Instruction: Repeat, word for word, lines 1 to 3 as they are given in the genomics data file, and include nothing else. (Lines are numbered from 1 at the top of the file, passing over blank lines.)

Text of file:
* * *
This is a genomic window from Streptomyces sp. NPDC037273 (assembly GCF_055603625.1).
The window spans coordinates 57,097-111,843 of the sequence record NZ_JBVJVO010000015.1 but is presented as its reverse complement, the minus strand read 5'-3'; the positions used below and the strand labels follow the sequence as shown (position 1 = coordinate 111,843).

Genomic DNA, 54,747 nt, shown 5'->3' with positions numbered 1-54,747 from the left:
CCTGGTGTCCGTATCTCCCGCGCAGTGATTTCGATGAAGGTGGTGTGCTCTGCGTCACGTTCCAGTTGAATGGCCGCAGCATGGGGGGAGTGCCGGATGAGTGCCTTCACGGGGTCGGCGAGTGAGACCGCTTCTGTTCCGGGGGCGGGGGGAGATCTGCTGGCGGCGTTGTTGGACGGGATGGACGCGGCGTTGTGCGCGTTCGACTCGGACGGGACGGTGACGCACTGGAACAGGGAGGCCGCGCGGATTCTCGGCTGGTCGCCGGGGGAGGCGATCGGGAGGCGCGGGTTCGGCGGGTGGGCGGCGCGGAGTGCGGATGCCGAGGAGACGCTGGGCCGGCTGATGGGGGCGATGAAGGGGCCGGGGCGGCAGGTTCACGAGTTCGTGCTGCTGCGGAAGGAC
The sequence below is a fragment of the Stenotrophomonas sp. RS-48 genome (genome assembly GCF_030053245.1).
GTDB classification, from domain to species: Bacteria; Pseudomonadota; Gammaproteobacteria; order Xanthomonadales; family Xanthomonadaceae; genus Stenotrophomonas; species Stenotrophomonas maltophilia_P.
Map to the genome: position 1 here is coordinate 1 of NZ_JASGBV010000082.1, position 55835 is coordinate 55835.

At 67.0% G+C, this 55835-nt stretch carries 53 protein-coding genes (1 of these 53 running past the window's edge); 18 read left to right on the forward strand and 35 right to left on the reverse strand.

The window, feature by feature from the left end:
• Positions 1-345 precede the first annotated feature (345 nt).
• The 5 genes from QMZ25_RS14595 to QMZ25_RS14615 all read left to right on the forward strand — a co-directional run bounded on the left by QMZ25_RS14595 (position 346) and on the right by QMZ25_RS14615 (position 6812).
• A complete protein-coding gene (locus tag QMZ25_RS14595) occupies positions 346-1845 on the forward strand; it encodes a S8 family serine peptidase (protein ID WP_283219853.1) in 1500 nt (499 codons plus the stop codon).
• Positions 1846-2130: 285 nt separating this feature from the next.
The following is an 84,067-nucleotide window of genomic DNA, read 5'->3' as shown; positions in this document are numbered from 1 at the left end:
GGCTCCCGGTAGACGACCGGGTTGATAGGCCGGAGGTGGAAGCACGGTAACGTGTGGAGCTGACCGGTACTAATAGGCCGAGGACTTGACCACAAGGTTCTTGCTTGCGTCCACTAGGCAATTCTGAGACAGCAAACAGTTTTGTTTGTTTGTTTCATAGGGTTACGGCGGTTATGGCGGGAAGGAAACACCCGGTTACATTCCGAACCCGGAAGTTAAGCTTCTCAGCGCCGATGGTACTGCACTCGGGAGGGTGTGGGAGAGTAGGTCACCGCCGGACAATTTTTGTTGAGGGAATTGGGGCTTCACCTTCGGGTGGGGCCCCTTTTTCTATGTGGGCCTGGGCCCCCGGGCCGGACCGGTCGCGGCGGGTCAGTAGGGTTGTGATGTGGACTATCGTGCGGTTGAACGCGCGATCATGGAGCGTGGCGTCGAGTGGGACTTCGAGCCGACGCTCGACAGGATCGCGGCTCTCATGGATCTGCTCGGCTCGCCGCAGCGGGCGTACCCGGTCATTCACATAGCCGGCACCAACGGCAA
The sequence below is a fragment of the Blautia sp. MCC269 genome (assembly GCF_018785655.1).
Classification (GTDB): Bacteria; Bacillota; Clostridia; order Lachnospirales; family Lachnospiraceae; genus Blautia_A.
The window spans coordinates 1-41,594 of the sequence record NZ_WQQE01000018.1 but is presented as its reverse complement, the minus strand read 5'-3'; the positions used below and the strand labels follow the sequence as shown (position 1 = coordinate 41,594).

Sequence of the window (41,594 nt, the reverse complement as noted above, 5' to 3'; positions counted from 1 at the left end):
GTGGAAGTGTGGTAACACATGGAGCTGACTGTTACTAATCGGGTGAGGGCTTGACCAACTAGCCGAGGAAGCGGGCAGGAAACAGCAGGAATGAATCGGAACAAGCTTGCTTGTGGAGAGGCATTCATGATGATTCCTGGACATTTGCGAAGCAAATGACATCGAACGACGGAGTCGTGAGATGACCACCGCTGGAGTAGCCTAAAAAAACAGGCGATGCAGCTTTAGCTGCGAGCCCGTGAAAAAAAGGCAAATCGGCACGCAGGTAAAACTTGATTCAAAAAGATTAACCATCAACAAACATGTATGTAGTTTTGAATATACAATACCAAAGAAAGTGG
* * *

This is a genomic window from Streptomyces sp. NPDC037273 (assembly GCF_055603625.1).
The window spans coordinates 57,097-111,843 of the sequence record NZ_JBVJVO010000015.1 but is presented as its reverse complement, the minus strand read 5'-3'; the positions used below and the strand labels follow the sequence as shown (position 1 = coordinate 111,843).

Genomic DNA, 54,747 nt, shown 5'->3' with positions numbered 1-54,747 from the left: